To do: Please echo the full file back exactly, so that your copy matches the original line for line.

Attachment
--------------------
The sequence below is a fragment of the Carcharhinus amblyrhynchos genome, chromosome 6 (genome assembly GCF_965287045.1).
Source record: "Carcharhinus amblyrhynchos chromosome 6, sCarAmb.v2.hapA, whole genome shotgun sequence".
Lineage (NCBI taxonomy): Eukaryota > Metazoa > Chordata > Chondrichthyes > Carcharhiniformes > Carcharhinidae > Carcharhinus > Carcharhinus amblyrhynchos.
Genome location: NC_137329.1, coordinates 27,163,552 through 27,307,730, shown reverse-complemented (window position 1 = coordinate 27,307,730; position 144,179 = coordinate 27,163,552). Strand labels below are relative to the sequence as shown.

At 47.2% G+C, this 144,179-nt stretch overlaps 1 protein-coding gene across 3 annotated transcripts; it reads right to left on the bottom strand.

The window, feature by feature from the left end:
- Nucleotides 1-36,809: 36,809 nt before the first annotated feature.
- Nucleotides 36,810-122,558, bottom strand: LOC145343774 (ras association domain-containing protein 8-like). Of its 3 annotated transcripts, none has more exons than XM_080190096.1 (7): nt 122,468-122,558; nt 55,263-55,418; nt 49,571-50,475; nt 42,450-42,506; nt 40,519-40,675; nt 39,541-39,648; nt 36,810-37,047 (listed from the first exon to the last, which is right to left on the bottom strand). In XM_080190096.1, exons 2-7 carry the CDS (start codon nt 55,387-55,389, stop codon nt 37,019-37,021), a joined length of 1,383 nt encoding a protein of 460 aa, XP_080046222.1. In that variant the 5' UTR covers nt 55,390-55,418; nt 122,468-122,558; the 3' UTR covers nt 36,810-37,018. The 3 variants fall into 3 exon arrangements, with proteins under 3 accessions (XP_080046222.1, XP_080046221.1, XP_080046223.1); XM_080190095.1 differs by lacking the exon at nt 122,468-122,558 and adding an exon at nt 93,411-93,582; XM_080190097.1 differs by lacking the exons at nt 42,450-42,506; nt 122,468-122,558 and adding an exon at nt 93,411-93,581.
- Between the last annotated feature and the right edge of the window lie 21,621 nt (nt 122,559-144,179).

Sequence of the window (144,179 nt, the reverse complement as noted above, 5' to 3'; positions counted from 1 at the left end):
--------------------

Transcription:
The sequence below is a fragment of the Carcharhinus amblyrhynchos genome, chromosome 6 (genome assembly GCF_965287045.1).
Source record: "Carcharhinus amblyrhynchos chromosome 6, sCarAmb.v2.hapA, whole genome shotgun sequence".
Lineage (NCBI taxonomy): Eukaryota > Metazoa > Chordata > Chondrichthyes > Carcharhiniformes > Carcharhinidae > Carcharhinus > Carcharhinus amblyrhynchos.
Genome location: NC_137329.1, coordinates 27,163,552 through 27,307,730, shown reverse-complemented (window position 1 = coordinate 27,307,730; position 144,179 = coordinate 27,163,552). Strand labels below are relative to the sequence as shown.

At 47.2% G+C, this 144,179-nt stretch overlaps 1 protein-coding gene across 3 annotated transcripts; it reads right to left on the bottom strand.

The window, feature by feature from the left end:
- Nucleotides 1-36,809: 36,809 nt before the first annotated feature.
- Nucleotides 36,810-122,558, bottom strand: LOC145343774 (ras association domain-containing protein 8-like). Of its 3 annotated transcripts, none has more exons than XM_080190096.1 (7): nt 122,468-122,558; nt 55,263-55,418; nt 49,571-50,475; nt 42,450-42,506; nt 40,519-40,675; nt 39,541-39,648; nt 36,810-37,047 (listed from the first exon to the last, which is right to left on the bottom strand). In XM_080190096.1, exons 2-7 carry the CDS (start codon nt 55,387-55,389, stop codon nt 37,019-37,021), a joined length of 1,383 nt encoding a protein of 460 aa, XP_080046222.1. In that variant the 5' UTR covers nt 55,390-55,418; nt 122,468-122,558; the 3' UTR covers nt 36,810-37,018. The 3 variants fall into 3 exon arrangements, with proteins under 3 accessions (XP_080046222.1, XP_080046221.1, XP_080046223.1); XM_080190095.1 differs by lacking the exon at nt 122,468-122,558 and adding an exon at nt 93,411-93,582; XM_080190097.1 differs by lacking the exons at nt 42,450-42,506; nt 122,468-122,558 and adding an exon at nt 93,411-93,581.
- Between the last annotated feature and the right edge of the window lie 21,621 nt (nt 122,559-144,179).

Sequence of the window (144,179 nt, the reverse complement as noted above, 5' to 3'; positions counted from 1 at the left end):